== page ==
Just offshore from Punta Arenas lies a tiny sliver of an island, with a lighthouse at the top. There is nothing else on the island from April until October, unless you count the tens of thousands of burrows or holes dotting the landscape. But from November to March, this tiny island becomes home to an amazing number of Magellanic Penguins. These are not the smallest penguins in the world, by any means, but not quite the as large as their relatives down in Antarctica, either. They come here to breed in the Austral summer, and it is quite a sight to behold seeing literally tens of thousands of penguins so closely huddled together.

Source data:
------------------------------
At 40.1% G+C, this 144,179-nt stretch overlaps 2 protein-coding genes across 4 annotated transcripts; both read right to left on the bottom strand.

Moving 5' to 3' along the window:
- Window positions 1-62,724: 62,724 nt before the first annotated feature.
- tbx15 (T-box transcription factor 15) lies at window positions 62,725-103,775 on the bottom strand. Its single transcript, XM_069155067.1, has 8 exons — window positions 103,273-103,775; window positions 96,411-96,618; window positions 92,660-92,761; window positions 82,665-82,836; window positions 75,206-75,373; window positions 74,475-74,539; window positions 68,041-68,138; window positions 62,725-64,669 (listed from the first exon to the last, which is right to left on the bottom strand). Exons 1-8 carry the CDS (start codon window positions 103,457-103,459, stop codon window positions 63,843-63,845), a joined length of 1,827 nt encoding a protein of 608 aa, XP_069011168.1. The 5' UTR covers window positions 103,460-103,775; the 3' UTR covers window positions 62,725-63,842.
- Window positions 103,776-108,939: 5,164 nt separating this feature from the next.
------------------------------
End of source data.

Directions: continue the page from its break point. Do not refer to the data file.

As the season progresses, and young penguins begin to grow up - or chicks fail due to malnourishment or predation - the numbers of penguins begin to decrease. By late March – when we arrived – there were no chicks left, and only about two-, maybe three-thousand adults remaining. There were groups of 20-30 penguins huddling at the waters edge, stepping gingerly into the water and looking at each other as if to say “Really? We really want to leave? But it's been so comfy here.” In only a few weeks time, the island would be empty again, save for the lighthouse.